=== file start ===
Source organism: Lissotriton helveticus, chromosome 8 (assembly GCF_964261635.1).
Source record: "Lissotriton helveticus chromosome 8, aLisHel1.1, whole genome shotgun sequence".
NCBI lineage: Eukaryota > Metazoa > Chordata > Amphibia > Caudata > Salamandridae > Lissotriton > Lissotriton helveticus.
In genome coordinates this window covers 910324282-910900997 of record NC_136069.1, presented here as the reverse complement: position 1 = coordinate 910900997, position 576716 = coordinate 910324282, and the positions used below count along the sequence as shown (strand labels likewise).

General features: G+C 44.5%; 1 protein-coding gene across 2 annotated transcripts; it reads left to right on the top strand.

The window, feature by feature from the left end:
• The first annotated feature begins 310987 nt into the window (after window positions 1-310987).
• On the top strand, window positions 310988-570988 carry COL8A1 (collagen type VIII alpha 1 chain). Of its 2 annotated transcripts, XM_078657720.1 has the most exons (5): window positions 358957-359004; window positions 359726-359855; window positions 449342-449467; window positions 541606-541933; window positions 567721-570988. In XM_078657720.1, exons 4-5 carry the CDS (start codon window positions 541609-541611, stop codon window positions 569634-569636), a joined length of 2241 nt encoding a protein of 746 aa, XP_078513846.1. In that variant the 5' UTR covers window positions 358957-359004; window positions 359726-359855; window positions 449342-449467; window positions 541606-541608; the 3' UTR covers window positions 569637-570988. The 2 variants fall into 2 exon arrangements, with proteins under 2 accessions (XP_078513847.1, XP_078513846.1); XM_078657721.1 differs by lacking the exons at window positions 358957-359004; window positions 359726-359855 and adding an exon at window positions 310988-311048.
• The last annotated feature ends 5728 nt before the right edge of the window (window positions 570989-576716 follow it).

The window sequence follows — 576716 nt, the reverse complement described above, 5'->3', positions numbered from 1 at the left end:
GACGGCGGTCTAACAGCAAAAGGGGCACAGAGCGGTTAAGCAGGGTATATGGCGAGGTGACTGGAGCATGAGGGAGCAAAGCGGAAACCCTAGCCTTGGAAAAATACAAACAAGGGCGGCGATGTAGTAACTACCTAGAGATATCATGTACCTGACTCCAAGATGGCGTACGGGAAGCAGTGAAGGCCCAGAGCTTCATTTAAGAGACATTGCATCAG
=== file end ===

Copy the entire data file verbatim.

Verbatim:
Source organism: Lissotriton helveticus, chromosome 8 (assembly GCF_964261635.1).
Source record: "Lissotriton helveticus chromosome 8, aLisHel1.1, whole genome shotgun sequence".
NCBI lineage: Eukaryota > Metazoa > Chordata > Amphibia > Caudata > Salamandridae > Lissotriton > Lissotriton helveticus.
In genome coordinates this window covers 910324282-910900997 of record NC_136069.1, presented here as the reverse complement: position 1 = coordinate 910900997, position 576716 = coordinate 910324282, and the positions used below count along the sequence as shown (strand labels likewise).

General features: G+C 44.5%; 1 protein-coding gene across 2 annotated transcripts; it reads left to right on the top strand.

The window, feature by feature from the left end:
• The first annotated feature begins 310987 nt into the window (after window positions 1-310987).
• On the top strand, window positions 310988-570988 carry COL8A1 (collagen type VIII alpha 1 chain). Of its 2 annotated transcripts, XM_078657720.1 has the most exons (5): window positions 358957-359004; window positions 359726-359855; window positions 449342-449467; window positions 541606-541933; window positions 567721-570988. In XM_078657720.1, exons 4-5 carry the CDS (start codon window positions 541609-541611, stop codon window positions 569634-569636), a joined length of 2241 nt encoding a protein of 746 aa, XP_078513846.1. In that variant the 5' UTR covers window positions 358957-359004; window positions 359726-359855; window positions 449342-449467; window positions 541606-541608; the 3' UTR covers window positions 569637-570988. The 2 variants fall into 2 exon arrangements, with proteins under 2 accessions (XP_078513847.1, XP_078513846.1); XM_078657721.1 differs by lacking the exons at window positions 358957-359004; window positions 359726-359855 and adding an exon at window positions 310988-311048.
• The last annotated feature ends 5728 nt before the right edge of the window (window positions 570989-576716 follow it).

The window sequence follows — 576716 nt, the reverse complement described above, 5'->3', positions numbered from 1 at the left end:
GACGGCGGTCTAACAGCAAAAGGGGCACAGAGCGGTTAAGCAGGGTATATGGCGAGGTGACTGGAGCATGAGGGAGCAAAGCGGAAACCCTAGCCTTGGAAAAATACAAACAAGGGCGGCGATGTAGTAACTACCTAGAGATATCATGTACCTGACTCCAAGATGGCGTACGGGAAGCAGTGAAGGCCCAGAGCTTCATTTAAGAGACATTGCATCAG